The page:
Red Sox-White Sox Preview
Dustin Pedroia is optimistic he’ll be back in the Boston Red Sox’s lineup after a two-game absence, and his teammates are hoping their second baseman can lift their dipping run production.
For that to happen, he’ll need to break out of a slump Wednesday night against the Chicago White Sox in the second of a three-game series at U.S. Cellular Field.
Pedroia, who entered Tuesday’s 2-1 loss in Chicago as a pinch runner, expects to return after an MRI revealed no structural damage in his left wrist. He’s 3 for 27 and has stranded 17 runners in his last six games. He also has a 2-for-17 lifetime mark against White Sox starter John Danks.
"Hopefully Pedroia is all right, and we get him back in the lineup just to kind of find our identity and who we are," first baseman Mike Napoli told the team’s official website.
Napoli, however, might not be in the lineup with him after dislocating his left ring finger Tuesday while sliding into second base in the ninth inning. X-rays were negative and he is considered day to day.
While the Red Sox (5-9) have lost four of five and scored 12 runs in that span, the White Sox (8-6) won for the fourth time in five games as Xander Bogaerts’ ninth-inning throwing error scored Alexei Ramirez on a Marcus Semien grounder to short to end the game.
Ramirez, who has played a key role in a walkoff win in consecutive games, reached on a one-out single to extend his season-opening hitting streak to 14 games. The Chicago shortstop is batting .415 to pace an offense getting on base at a .353 clip, which is among the best in baseball.
"For the most part all year, we’ve had really good at-bats," designated hitter Adam Dunn said.
Dunn homered with three walks Tuesday and has a .667 on-base percentage in the last four games. He’s reached base in all 11 games he’s played in.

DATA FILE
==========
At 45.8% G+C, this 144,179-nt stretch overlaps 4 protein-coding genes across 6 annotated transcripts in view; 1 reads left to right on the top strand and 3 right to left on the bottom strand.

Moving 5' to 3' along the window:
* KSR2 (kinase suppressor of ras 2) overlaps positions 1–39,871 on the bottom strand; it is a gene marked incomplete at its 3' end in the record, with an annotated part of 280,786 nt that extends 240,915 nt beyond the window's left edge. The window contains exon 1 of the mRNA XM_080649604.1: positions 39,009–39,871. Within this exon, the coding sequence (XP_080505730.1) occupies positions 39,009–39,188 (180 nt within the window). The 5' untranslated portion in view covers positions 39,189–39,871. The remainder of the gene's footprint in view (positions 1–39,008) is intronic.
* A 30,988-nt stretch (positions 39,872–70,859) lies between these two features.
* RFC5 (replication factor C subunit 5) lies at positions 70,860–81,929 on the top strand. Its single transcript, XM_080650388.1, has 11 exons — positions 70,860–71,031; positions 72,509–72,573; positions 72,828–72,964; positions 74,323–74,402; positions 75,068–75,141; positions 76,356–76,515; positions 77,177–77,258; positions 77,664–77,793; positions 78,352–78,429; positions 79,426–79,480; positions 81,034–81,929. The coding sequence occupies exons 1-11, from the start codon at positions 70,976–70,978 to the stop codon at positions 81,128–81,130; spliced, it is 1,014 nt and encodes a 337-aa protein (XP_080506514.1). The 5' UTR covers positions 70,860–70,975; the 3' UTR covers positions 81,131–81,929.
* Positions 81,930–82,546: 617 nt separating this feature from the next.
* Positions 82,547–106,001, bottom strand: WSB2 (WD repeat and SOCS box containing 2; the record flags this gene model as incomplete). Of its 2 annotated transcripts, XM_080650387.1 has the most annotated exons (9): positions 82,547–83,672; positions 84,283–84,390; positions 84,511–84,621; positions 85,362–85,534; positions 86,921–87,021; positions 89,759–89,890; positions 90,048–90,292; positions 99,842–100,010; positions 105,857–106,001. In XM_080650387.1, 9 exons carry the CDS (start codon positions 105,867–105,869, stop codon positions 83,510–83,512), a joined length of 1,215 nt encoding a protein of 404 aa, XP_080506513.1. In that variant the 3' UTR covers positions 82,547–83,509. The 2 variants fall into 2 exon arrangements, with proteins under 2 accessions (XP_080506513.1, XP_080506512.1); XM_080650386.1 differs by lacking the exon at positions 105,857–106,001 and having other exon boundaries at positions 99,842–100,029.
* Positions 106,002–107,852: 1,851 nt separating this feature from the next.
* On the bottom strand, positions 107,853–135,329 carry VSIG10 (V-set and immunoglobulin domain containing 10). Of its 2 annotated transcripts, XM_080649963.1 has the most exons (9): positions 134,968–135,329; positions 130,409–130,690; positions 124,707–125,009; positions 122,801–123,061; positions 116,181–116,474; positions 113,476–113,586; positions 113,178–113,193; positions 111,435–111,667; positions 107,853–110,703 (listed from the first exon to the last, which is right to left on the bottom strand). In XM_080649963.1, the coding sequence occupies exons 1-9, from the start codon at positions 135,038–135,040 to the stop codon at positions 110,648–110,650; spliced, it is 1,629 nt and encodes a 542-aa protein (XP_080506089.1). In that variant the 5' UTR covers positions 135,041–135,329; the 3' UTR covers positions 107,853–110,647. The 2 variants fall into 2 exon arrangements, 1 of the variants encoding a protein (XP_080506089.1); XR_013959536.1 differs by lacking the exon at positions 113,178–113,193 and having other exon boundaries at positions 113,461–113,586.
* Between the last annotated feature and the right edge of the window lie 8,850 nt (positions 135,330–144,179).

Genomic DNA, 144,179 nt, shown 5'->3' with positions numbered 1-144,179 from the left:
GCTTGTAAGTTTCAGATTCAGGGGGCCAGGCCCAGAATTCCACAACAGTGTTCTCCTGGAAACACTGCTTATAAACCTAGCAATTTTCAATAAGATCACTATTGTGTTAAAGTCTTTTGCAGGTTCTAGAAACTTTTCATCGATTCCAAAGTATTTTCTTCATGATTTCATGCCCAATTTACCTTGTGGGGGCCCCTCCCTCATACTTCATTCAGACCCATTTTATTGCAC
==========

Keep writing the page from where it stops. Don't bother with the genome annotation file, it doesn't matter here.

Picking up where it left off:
Chicago now turns to Danks (1-0, 4.15 ERA) as it goes for a third straight win. The left-hander has been consistent through two starts, earning a 7-3 win Thursday as he yielded three runs on six hits in six innings against Cleveland. After allowing three runs in three innings, he felt like he settled in.
"I feel like third inning on, I was able to throw the ball where I wanted to," Danks told the team’s official website. "I kept it down a little better, was getting some ground balls. It was kind of a tale of two games, but like I said, I’ve never had a bad win."
He’s struggled at home against Boston, going 1-4 with a 6.11 ERA in five career starts.
Clay Buchholz will try to right things for Boston. After getting lit up in his first start, Buchholz (0-1, 6.97 ERA) started to reign it in Thursday against the Yankees but took the loss while allowing four runs – two earned – on seven hits in six innings.
"With my arm strength and everything, it got a lot better within a five-day span," Buchholz told the team’s official website after his last start. "Usually, it doesn’t happen that quick. I felt a lot more comfortable with each pitch out there tonight. I’ve got to minimize the damage a little bit more in a couple of spots. Other than that I felt like I threw the ball pretty well."
He’s 2-1 with a 3.50 ERA at U.S. Cellular Field.
Boston closer Koji Uehara’s MRI on his right shoulder also checked out OK, and he could be available Thursday.